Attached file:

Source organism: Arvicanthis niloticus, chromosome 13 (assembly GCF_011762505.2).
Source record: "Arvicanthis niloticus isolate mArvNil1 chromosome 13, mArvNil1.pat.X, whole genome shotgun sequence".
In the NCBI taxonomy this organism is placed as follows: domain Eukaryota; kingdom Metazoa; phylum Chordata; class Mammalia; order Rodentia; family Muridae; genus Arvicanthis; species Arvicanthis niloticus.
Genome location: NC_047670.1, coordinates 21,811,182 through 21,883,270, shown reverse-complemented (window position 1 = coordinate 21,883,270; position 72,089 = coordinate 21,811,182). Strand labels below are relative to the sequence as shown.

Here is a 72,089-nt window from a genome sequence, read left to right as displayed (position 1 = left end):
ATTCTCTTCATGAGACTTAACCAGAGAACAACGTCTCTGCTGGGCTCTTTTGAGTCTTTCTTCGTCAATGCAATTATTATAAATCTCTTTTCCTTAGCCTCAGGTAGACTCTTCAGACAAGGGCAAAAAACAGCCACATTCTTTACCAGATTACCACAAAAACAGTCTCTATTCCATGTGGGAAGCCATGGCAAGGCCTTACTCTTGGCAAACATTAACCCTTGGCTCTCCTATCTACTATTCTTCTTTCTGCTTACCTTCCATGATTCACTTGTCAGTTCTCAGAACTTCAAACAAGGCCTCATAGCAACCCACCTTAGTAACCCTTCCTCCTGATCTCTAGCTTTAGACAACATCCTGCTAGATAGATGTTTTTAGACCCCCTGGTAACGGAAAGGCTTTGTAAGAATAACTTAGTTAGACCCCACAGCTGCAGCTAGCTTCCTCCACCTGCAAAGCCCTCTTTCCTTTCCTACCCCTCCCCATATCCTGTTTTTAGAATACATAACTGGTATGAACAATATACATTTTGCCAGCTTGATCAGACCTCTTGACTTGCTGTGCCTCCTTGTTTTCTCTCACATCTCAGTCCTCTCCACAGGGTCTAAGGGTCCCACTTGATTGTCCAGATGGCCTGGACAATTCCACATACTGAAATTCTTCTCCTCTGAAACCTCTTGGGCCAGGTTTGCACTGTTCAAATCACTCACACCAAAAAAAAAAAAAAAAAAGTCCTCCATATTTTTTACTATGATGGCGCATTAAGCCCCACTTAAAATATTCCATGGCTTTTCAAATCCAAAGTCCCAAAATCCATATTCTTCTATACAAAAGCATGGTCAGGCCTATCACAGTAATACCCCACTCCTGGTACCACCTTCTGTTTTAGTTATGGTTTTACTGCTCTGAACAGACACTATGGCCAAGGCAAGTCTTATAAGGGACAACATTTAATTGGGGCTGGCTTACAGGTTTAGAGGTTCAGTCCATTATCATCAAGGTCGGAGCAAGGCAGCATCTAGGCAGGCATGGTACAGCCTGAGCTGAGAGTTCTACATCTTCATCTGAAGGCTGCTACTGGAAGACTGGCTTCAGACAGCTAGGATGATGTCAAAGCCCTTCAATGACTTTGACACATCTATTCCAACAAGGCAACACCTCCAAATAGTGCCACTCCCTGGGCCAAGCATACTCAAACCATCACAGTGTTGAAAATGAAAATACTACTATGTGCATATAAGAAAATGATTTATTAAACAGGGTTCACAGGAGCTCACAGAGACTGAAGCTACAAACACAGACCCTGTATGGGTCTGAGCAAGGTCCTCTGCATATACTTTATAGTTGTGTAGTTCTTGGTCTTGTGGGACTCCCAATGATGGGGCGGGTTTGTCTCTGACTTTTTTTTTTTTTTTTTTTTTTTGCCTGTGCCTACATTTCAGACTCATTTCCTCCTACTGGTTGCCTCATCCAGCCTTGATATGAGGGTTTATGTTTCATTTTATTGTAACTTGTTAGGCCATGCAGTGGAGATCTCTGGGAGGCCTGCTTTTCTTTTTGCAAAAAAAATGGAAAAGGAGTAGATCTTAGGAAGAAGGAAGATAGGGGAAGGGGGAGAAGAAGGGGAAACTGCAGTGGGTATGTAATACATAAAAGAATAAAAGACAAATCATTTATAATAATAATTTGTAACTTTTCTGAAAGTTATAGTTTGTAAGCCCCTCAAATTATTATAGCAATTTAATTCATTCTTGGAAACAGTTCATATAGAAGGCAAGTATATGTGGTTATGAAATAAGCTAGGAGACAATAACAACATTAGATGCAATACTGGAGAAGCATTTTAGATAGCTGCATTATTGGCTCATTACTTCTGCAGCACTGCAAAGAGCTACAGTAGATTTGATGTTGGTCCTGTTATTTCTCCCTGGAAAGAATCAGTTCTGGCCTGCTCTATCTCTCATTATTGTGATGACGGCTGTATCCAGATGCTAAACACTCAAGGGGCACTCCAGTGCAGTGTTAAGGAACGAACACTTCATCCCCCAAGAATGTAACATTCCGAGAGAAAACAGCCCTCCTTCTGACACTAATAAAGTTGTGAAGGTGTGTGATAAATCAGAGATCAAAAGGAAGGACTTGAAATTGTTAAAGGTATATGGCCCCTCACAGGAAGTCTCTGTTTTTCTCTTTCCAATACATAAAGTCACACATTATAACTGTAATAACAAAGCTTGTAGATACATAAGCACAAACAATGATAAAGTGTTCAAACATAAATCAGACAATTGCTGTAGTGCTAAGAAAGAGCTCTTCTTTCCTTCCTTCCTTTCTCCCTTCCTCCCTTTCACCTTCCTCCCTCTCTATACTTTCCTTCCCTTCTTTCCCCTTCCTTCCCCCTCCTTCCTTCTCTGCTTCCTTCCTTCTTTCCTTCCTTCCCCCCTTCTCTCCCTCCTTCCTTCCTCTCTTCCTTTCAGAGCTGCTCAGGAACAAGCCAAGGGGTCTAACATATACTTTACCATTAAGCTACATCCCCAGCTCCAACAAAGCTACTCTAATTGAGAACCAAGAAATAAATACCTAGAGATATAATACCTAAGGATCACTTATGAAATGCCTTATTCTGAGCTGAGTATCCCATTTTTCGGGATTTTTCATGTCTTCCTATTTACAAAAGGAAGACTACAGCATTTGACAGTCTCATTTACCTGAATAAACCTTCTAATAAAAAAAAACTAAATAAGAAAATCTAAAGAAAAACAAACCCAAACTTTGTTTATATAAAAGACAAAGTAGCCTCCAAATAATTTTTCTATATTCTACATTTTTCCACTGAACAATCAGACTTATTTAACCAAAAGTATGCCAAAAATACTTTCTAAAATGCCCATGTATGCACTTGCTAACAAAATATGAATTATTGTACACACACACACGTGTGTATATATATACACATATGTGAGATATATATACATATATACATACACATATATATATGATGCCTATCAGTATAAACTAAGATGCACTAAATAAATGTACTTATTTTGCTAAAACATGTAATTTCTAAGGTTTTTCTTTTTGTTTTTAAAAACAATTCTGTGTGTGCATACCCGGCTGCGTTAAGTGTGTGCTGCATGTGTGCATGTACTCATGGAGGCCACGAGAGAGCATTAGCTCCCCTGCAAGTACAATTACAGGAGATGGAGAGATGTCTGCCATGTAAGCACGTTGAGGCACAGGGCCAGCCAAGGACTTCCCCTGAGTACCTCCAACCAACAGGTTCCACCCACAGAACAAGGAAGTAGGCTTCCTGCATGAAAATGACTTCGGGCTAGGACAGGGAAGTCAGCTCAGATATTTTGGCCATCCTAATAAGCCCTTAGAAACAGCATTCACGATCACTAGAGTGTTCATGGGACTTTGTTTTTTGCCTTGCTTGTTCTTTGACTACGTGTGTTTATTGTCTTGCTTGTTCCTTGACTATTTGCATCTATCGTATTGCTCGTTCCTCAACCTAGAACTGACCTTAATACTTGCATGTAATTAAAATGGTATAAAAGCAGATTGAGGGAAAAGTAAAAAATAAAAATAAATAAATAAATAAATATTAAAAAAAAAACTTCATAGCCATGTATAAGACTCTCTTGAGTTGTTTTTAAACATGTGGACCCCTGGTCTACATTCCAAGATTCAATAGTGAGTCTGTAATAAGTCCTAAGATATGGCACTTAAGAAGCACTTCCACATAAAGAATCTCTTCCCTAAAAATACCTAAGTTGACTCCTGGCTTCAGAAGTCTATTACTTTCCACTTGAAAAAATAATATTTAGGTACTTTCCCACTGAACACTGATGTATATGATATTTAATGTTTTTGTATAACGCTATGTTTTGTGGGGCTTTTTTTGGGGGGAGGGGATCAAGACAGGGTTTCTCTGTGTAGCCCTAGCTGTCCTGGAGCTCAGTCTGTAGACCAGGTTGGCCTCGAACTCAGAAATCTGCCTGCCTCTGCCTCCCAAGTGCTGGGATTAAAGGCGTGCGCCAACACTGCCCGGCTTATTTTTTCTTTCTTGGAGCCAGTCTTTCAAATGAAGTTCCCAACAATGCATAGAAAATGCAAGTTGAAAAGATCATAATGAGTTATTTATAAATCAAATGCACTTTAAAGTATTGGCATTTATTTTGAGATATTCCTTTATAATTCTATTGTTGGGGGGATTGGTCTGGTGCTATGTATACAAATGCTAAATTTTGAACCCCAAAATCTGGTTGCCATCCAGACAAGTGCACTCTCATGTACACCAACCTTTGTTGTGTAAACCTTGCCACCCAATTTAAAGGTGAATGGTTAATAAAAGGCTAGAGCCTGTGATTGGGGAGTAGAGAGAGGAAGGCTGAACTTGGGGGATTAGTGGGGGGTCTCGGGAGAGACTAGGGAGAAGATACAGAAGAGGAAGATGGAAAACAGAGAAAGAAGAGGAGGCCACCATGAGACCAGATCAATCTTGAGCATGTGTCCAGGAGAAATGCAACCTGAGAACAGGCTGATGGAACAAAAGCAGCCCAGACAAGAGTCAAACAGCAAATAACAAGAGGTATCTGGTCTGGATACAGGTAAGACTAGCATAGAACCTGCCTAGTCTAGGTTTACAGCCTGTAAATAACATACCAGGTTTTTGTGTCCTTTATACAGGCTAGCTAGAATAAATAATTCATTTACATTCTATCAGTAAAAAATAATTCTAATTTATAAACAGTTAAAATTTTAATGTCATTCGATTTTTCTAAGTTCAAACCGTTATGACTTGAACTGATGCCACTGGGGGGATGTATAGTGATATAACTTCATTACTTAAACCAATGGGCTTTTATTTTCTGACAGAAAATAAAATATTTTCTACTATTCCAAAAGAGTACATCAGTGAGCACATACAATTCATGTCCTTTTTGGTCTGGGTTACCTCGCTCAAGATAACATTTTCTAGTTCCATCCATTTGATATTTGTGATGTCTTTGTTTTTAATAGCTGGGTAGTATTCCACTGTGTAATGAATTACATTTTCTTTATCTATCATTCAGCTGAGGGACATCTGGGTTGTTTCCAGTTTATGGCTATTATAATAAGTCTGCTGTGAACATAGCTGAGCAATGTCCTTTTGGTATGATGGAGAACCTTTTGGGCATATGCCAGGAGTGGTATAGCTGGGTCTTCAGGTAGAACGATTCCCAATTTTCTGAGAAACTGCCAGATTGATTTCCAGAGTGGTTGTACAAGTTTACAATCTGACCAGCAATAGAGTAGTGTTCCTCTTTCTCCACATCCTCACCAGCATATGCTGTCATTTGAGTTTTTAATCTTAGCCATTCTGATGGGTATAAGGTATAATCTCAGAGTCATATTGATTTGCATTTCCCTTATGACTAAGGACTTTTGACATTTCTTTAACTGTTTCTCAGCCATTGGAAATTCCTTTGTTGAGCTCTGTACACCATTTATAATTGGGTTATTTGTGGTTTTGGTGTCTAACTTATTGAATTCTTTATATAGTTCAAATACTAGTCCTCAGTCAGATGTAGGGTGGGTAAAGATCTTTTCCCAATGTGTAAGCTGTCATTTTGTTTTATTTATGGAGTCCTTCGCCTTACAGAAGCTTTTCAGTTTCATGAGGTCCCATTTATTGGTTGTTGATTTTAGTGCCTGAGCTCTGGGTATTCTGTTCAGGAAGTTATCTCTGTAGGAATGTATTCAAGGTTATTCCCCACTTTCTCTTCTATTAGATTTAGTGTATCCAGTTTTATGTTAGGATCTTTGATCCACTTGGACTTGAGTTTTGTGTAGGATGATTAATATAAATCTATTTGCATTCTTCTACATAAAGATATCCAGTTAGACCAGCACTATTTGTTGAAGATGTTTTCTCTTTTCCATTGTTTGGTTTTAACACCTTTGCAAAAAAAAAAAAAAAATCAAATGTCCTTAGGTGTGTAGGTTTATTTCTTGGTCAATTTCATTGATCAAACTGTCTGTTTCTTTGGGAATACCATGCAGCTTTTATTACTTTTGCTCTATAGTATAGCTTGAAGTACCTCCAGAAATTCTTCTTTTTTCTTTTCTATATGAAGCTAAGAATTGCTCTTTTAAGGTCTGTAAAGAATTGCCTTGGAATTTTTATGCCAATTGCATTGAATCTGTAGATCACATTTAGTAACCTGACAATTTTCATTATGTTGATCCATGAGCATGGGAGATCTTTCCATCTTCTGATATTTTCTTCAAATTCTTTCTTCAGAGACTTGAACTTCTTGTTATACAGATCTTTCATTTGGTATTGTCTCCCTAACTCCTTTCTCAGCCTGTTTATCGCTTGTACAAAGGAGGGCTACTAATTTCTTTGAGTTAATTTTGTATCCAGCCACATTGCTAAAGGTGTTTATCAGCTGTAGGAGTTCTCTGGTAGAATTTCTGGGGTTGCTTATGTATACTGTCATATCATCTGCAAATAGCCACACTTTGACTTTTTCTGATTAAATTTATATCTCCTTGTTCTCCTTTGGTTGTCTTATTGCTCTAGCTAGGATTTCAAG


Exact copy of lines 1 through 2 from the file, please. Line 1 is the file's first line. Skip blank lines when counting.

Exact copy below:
Source organism: Arvicanthis niloticus, chromosome 13 (assembly GCF_011762505.2).
Source record: "Arvicanthis niloticus isolate mArvNil1 chromosome 13, mArvNil1.pat.X, whole genome shotgun sequence".